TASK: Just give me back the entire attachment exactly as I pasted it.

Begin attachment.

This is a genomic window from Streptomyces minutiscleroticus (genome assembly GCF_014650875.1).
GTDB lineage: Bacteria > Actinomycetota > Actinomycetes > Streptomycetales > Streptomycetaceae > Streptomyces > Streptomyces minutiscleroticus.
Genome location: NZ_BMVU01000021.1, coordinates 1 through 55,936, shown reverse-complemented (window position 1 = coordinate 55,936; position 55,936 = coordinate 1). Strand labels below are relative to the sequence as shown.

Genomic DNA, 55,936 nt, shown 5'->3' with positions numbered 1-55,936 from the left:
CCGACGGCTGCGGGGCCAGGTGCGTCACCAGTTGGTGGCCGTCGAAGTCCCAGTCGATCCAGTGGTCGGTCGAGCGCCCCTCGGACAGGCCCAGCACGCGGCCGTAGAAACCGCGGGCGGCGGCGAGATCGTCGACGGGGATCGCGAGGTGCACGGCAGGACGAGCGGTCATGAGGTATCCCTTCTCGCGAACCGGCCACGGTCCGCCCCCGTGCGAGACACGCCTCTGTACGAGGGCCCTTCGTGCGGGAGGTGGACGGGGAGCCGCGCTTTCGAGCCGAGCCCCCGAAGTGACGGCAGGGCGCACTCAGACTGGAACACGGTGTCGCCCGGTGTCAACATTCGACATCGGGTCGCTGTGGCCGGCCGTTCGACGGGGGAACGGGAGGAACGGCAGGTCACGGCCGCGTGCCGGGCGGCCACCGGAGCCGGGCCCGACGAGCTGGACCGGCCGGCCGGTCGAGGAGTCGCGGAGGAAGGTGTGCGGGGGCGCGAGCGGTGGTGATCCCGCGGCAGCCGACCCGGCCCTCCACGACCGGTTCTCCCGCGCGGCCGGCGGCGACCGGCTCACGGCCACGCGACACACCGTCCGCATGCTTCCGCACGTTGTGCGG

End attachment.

This is a genomic window from Streptomyces minutiscleroticus (genome assembly GCF_014650875.1).
GTDB lineage: Bacteria > Actinomycetota > Actinomycetes > Streptomycetales > Streptomycetaceae > Streptomyces > Streptomyces minutiscleroticus.
Genome location: NZ_BMVU01000021.1, coordinates 1 through 55,936, shown reverse-complemented (window position 1 = coordinate 55,936; position 55,936 = coordinate 1). Strand labels below are relative to the sequence as shown.

Genomic DNA, 55,936 nt, shown 5'->3' with positions numbered 1-55,936 from the left:
CCGACGGCTGCGGGGCCAGGTGCGTCACCAGTTGGTGGCCGTCGAAGTCCCAGTCGATCCAGTGGTCGGTCGAGCGCCCCTCGGACAGGCCCAGCACGCGGCCGTAGAAACCGCGGGCGGCGGCGAGATCGTCGACGGGGATCGCGAGGTGCACGGCAGGACGAGCGGTCATGAGGTATCCCTTCTCGCGAACCGGCCACGGTCCGCCCCCGTGCGAGACACGCCTCTGTACGAGGGCCCTTCGTGCGGGAGGTGGACGGGGAGCCGCGCTTTCGAGCCGAGCCCCCGAAGTGACGGCAGGGCGCACTCAGACTGGAACACGGTGTCGCCCGGTGTCAACATTCGACATCGGGTCGCTGTGGCCGGCCGTTCGACGGGGGAACGGGAGGAACGGCAGGTCACGGCCGCGTGCCGGGCGGCCACCGGAGCCGGGCCCGACGAGCTGGACCGGCCGGCCGGTCGAGGAGTCGCGGAGGAAGGTGTGCGGGGGCGCGAGCGGTGGTGATCCCGCGGCAGCCGACCCGGCCCTCCACGACCGGTTCTCCCGCGCGGCCGGCGGCGACCGGCTCACGGCCACGCGACACACCGTCCGCATGCTTCCGCACGTTGTGCGG